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Minimum Wage

NEWS
February 25, 1987
Congress is talking about increasing the minimum wage. The increase is necessary and overdue. The minimum wage has been stuck since 1981 at $3.35 an hour, a figure agreed upon in a law passed 10 years ago. The only thing more senseless than waiting 10 years to up the weekly income of the underemployed is the reported deal the White House is offering in exchange for support of a gradual minimum wage hike to $4.61. The Reagan administration wants a sub-minimum wage for teen-agers.
NEWS
October 15, 1986
A die-hard piece of the Reagan administration's "opportunity" agenda has collided with reality - and it's high time. The proposal has been something called the subminimum wage, a $2.50-per-hour palliative peddled by the White House for five years as an answer to high unemployment, especially for youths in urban minority communities. There has been little enthusiasm for the concept in Congress - though Labor Secretary William E. Brock 3d, by acknowledging its pitfalls, was perhaps its least-offensive salesman.
BUSINESS
April 7, 1991 | By Sergio R. Bustos, Joseph N. DiStefano and Vanessa Williams, Special to The Inquirer
Quick. What can you buy in Philadelphia for $4.25? Lunch from a sidewalk vendor? Yes. A taxi cab ride? A short one. An hour's worth of labor? Not likely. Last week's increase of the federal minimum wage from $3.80 to $4.25 an hour was a non-event for most workers and employers in the Philadelphia area. That's because wages in the area have long outpaced the minimum set by Congress. Economists and employers say that workers cannot be found at the minimum wage.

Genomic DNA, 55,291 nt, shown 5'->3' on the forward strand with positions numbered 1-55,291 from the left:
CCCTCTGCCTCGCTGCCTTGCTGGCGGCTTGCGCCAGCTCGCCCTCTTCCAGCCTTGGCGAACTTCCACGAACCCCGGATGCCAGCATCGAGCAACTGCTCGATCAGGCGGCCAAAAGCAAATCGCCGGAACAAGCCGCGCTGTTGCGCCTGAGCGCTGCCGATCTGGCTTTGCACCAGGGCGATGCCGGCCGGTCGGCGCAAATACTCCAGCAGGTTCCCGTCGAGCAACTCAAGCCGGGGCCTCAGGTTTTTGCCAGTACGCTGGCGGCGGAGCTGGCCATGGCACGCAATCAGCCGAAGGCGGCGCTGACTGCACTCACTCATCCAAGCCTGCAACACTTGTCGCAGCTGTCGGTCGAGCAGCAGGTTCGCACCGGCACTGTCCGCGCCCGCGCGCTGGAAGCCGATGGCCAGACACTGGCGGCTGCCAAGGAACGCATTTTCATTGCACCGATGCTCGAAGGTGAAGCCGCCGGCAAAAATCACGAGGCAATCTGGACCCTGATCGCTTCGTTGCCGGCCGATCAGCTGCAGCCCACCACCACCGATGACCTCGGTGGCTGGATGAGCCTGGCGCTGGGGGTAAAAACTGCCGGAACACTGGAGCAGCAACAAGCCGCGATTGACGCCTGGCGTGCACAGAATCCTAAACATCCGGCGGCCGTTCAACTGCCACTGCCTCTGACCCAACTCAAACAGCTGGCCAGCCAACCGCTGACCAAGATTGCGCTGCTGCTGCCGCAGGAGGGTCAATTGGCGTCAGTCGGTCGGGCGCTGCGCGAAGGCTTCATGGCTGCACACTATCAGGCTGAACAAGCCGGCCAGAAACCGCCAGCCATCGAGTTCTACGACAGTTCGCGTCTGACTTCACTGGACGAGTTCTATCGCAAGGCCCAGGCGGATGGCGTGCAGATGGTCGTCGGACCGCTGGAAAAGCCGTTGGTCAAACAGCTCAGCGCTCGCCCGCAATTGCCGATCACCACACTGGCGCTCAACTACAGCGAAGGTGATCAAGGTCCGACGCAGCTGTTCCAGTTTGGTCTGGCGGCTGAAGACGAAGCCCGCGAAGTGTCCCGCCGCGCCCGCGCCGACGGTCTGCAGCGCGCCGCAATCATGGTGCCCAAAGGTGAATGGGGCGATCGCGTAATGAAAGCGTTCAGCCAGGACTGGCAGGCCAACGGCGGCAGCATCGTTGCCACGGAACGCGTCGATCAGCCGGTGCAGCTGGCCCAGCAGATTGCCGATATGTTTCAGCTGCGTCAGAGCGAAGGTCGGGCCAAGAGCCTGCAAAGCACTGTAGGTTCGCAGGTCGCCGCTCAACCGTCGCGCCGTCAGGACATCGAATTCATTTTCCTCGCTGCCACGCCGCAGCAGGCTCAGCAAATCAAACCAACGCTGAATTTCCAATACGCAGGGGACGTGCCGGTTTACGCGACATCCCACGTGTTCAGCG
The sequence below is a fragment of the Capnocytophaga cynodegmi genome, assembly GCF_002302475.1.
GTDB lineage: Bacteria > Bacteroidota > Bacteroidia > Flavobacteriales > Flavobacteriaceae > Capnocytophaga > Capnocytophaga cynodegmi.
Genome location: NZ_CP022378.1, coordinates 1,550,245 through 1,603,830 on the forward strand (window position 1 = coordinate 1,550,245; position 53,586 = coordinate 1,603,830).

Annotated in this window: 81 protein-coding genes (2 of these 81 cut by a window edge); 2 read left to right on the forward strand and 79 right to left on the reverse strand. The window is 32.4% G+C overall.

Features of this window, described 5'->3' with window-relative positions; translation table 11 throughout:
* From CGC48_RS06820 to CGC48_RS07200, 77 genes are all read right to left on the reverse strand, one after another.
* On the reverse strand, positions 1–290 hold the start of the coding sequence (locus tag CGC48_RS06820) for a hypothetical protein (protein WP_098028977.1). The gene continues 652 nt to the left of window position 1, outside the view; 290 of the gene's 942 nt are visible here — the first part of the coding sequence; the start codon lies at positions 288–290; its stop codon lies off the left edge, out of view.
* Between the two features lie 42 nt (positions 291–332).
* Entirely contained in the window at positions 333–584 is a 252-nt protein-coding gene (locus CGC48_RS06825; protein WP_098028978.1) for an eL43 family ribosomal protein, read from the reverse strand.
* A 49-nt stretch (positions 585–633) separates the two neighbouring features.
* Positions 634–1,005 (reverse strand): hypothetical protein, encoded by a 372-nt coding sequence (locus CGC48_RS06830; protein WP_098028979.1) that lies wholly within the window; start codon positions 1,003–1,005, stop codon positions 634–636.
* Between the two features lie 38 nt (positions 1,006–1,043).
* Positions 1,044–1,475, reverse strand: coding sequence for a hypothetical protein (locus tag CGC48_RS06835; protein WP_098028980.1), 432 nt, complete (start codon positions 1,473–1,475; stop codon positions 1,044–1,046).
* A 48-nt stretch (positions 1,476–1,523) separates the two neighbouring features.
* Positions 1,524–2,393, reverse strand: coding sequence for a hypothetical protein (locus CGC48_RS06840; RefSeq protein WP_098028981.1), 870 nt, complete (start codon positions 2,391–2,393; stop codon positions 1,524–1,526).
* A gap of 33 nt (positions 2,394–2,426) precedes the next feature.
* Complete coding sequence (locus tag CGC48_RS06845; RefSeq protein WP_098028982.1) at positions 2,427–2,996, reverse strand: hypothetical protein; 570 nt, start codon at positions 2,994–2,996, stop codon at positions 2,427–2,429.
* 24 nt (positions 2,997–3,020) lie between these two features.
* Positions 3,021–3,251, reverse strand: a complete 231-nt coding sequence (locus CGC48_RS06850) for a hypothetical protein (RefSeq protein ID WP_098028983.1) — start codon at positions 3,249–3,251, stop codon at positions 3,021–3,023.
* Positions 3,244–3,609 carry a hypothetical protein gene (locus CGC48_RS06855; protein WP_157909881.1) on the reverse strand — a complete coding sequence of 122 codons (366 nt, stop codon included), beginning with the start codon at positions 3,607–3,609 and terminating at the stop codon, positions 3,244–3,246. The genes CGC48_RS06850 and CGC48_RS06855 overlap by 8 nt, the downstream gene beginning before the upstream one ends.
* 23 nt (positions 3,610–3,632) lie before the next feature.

BUSINESS
July 23, 1996 | By Tamara Chuang and Ewart Rouse, FOR THE INQUIRER
Greg Rago knows a lot about the minimum wage. The long-haired, 19-year-old University of Maryland English major has been stuck at that level for four years. Returning this summer to his old job at Kay's Hallmark in Westmont, he is one of 11.8 million workers nationwide who stand to benefit if the proposed 90-cent increase in the federal minimum wage to $5.15 an hour is enacted. But Rago is a bit nonchalant about the whole thing. He points out that $5.15 is a mere 10 cents an hour more than he makes now under New Jersey's minimum-wage law. That would translate to $4 more a week - hardly enough to buy guitar picks for his band-playing gigs.
NEWS
September 16, 1999 | By Suzette Parmley, INQUIRER TRENTON BUREAU
Janet Whittaker is trying to land a job that pays above $5.15 an hour, New Jersey's minimum wage. The 38-year-old single mother wants to get off welfare for good and out of her federally subsidized Section 8 housing unit in Trenton. Her goal is to find a two-bedroom apartment for her and her two young sons. But the odds are dismally stacked against her. To live in a two-bedroom apartment at the fair market montly rent of $722 in the Philadelphia region, Whittaker would have to make at least $28,880 a year.
NEWS
March 8, 2005 | Daily News wire services